Stream cipher ZUC is the core component in the 3GPP confidentiality and integrity algorithms 128-EEA3 and 128-EIA3. In this paper, we present the details of our differential attacks against ZUC 1.4. The vulnerability in ZUC 1.4 is due to the non-injective property in the initialization, which results in the difference in the initialization vector being cancelled. In the first attack, difference is injected into the first byte of the initialization vector, and one out of 2

15.4

random keys result in two identical keystreams after testing 2

13.3

IV pairs for each key. The identical keystreams pose a serious threat to the use of ZUC 1.4 in applications since it is similar to reusing a key in one-time pad. Once identical keystreams are detected, the key can be recovered with average complexity 2

99.4

. In the second attack, difference is injected into the second byte of the initialization vector, and every key can result in two identical keystreams with about 2

54

IVs. Once identical keystreams are detected, the key can be recovered with complexity 2

67

. We have presented a method to fix the flaw by updating the LFSR in an injective way in the initialization. Our suggested method is used in the later versions of ZUC. The latest ZUC 1.6 is secure against our attacks.

Hongjun Wu, Tao Huang, Phuong Ha Nguyen, Huaxiong Wang, San Ling

Security Proof

An Asymptotically Tight Security Analysis of the Iterated Even-Mansour Cipher

We analyze the security of the iterated Even-Mansour cipher (

a.k.a.

key-alternating cipher), a very simple and natural construction of a blockcipher in the random permutation model. This construction, first considered by Even and Mansour (J. Cryptology, 1997) with a single permutation, was recently generalized to use

t

permutations in the work of Bogdanov

et al.

(EUROCRYPT 2012). They proved that the construction is secure up to

$ \mathcal{O} (N^{2/3})$

queries (where

N

is the domain size of the permutations), as soon as the number

t

of rounds is 2 or more. This is tight for

t

 = 2, however in the general case the best known attack requires Ω(

N

t

/(

t

 + 1)

) queries. In this paper, we give asymptotically tight security proofs for two types of adversaries:

1

for non-adaptive chosen-plaintext adversaries, we prove that the construction achieves an optimal security bound of

$ \mathcal{O} (N^{t/(t+1)})$

queries;

2

for adaptive chosen-plaintext and ciphertext adversaries, we prove that the construction achieves security up to

$ \mathcal{O} (N^{t/(t+2)})$

queries (for

t

even). This improves previous results for

t

 ≥ 6.

Our proof crucially relies on the use of a

coupling

to upper-bound the statistical distance of the outputs of the iterated Even-Mansour cipher to the uniform distribution.

Rodolphe Lampe, Jacques Patarin, Yannick Seurin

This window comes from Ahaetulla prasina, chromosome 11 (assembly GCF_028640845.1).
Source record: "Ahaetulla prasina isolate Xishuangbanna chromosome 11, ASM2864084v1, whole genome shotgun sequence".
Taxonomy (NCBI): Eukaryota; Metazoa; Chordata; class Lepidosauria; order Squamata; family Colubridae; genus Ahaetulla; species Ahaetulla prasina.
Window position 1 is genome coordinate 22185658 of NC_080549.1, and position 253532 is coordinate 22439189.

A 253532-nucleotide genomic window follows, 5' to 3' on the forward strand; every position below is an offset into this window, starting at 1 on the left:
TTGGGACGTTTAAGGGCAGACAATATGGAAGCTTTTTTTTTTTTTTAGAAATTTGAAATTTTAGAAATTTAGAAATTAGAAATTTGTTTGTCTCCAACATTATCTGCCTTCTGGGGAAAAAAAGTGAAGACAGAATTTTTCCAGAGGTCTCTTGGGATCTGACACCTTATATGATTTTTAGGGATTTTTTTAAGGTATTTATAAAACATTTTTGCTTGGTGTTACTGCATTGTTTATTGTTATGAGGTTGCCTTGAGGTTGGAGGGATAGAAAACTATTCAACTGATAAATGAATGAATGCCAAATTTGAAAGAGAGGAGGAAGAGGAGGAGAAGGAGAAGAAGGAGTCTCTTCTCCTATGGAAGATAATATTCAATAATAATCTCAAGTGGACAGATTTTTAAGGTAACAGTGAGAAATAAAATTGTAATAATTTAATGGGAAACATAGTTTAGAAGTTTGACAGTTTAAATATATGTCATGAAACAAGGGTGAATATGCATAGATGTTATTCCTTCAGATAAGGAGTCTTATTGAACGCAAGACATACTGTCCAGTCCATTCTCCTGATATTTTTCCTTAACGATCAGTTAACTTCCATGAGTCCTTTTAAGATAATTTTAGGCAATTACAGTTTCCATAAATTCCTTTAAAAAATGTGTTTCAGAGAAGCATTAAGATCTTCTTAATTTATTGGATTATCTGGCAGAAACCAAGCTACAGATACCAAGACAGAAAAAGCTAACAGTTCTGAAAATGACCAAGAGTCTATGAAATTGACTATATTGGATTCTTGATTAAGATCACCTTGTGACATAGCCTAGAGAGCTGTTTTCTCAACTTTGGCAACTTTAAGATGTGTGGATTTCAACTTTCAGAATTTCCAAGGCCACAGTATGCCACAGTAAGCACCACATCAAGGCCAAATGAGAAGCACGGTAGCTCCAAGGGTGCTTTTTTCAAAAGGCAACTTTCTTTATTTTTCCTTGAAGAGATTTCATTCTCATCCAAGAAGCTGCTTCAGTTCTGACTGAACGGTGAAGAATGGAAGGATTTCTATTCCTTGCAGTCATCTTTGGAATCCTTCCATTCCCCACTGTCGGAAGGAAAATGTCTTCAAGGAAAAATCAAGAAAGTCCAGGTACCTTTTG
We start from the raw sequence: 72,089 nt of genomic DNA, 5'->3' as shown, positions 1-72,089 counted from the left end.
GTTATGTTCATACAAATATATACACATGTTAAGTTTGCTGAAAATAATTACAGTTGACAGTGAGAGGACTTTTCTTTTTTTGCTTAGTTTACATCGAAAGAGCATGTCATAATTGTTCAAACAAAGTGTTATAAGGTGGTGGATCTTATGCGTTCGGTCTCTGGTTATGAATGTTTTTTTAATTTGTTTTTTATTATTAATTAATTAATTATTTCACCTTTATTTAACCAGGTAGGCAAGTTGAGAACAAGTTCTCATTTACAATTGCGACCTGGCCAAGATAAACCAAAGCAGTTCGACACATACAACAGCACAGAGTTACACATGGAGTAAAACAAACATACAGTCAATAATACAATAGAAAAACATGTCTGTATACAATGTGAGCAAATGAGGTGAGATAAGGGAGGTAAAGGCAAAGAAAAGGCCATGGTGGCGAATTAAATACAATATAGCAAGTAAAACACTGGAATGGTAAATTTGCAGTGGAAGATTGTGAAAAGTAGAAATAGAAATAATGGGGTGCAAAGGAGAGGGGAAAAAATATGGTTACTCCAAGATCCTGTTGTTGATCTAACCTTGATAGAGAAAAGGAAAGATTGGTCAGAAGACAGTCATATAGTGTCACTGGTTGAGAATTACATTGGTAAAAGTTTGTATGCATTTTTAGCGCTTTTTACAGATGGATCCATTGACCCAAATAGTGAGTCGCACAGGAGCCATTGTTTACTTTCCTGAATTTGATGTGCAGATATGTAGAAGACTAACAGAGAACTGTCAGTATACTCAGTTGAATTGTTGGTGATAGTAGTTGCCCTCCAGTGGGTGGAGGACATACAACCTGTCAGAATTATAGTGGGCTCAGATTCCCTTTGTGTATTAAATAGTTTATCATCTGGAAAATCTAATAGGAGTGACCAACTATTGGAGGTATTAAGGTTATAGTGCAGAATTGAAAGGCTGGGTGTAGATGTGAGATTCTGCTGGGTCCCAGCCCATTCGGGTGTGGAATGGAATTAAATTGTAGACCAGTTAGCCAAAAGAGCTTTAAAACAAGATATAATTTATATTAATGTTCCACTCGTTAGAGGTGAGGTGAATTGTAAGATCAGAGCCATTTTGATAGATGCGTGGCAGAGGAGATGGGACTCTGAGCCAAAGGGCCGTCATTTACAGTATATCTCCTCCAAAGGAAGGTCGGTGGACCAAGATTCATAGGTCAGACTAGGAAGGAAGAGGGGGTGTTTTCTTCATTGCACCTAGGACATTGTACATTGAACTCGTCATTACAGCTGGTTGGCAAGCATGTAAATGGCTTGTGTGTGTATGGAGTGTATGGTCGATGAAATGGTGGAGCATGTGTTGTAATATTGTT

3kf9: Enhancing 3GPP-MAC beyond the Birthday Bound

Among various cryptographic schemes, CBC-based MACs belong to the few ones most widely used in practice. Such MACs iterate a blockcipher

E

K

in the so called Cipher-Block-Chaining way, i.e.

C

i

 = 

E

K

(

M

i

 ⊕ 

C

i

 − 1

) , offering high efficiency in practical applications. In the paper, we propose a new deterministic variant of CBC-based MACs that is provably secure beyond the birthday bound. The new MAC 3kf9 is obtained by combining

f

9 (3GPP-MAC) and EMAC sharing the same internal structure, and so it is almost as efficient as the original CBC MAC. 3kf9 offers

$O(\frac{l^3q^3}{2^{2n}}+\frac{lq}{2^n})$

PRF-security when its underlying

n

-bit blockcipher is pseudorandom with three independent keys. This makes it more secure than traditional CBC-based MACs, especially when they are applied with lightweight blockciphers. Therefore, 3kf9 is expected to be a possible candidate MAC in resource-restricted environments.

Liting Zhang, Wenling Wu, Han Sui, Peng Wang

Understanding Adaptivity: Random Systems Revisited

We develop a conceptual approach for probabilistic analysis of adaptive adversaries via Maurer’s methodology of random systems (Eurocrypt’02). We first consider a well-known comparison theorem of Maurer according to which, under certain hypotheses, adaptivity does not help for achieving a certain event. This theorem has subsequently been misinterpreted, leading to a misrepresentation with one of Maurer’s hypotheses being omitted in various applications. In particular, the only proof of (a misrepresentation of) the theorem available in the literature contained a flaw. We clarify the theorem by pointing out a simple example illustrating why the hypothesis of Maurer is necessary for the comparison statement to hold and provide a correct proof. Furthermore, we prove several technical statements applicable in more general settings where adaptivity might be helpful, which can be seen as the random system analogue of the game-playing arguments recently proved by Jetchev, Özen and Stam (TCC’12).

Dimitar Jetchev, Onur Özen, Martijn Stam

RKA Security beyond the Linear Barrier: IBE, Encryption and Signatures